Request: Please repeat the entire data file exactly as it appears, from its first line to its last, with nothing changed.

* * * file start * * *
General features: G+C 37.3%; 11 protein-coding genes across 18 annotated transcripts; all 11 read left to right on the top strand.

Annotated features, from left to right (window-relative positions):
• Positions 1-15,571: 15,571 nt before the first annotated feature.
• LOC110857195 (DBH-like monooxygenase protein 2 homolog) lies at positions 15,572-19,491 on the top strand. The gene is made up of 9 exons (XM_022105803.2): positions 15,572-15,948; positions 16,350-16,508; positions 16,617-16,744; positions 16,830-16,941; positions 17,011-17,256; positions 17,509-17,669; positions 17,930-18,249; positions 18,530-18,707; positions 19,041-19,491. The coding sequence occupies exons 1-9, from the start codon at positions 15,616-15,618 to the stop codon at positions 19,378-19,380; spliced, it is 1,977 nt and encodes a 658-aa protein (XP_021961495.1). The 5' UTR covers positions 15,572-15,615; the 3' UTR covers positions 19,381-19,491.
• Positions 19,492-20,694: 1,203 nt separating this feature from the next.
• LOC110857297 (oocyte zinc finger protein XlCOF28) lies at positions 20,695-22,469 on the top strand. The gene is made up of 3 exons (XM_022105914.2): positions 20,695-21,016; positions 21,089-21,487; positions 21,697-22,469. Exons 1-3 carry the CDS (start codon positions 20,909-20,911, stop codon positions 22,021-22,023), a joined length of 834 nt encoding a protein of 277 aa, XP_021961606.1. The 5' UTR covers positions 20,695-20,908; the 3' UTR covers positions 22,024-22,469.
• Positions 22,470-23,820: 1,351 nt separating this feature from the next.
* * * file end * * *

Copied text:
General features: G+C 37.3%; 11 protein-coding genes across 18 annotated transcripts; all 11 read left to right on the top strand.

Annotated features, from left to right (window-relative positions):
• Positions 1-15,571: 15,571 nt before the first annotated feature.
• LOC110857195 (DBH-like monooxygenase protein 2 homolog) lies at positions 15,572-19,491 on the top strand. The gene is made up of 9 exons (XM_022105803.2): positions 15,572-15,948; positions 16,350-16,508; positions 16,617-16,744; positions 16,830-16,941; positions 17,011-17,256; positions 17,509-17,669; positions 17,930-18,249; positions 18,530-18,707; positions 19,041-19,491. The coding sequence occupies exons 1-9, from the start codon at positions 15,616-15,618 to the stop codon at positions 19,378-19,380; spliced, it is 1,977 nt and encodes a 658-aa protein (XP_021961495.1). The 5' UTR covers positions 15,572-15,615; the 3' UTR covers positions 19,381-19,491.
• Positions 19,492-20,694: 1,203 nt separating this feature from the next.
• LOC110857297 (oocyte zinc finger protein XlCOF28) lies at positions 20,695-22,469 on the top strand. The gene is made up of 3 exons (XM_022105914.2): positions 20,695-21,016; positions 21,089-21,487; positions 21,697-22,469. Exons 1-3 carry the CDS (start codon positions 20,909-20,911, stop codon positions 22,021-22,023), a joined length of 834 nt encoding a protein of 277 aa, XP_021961606.1. The 5' UTR covers positions 20,695-20,908; the 3' UTR covers positions 22,024-22,469.
• Positions 22,470-23,820: 1,351 nt separating this feature from the next.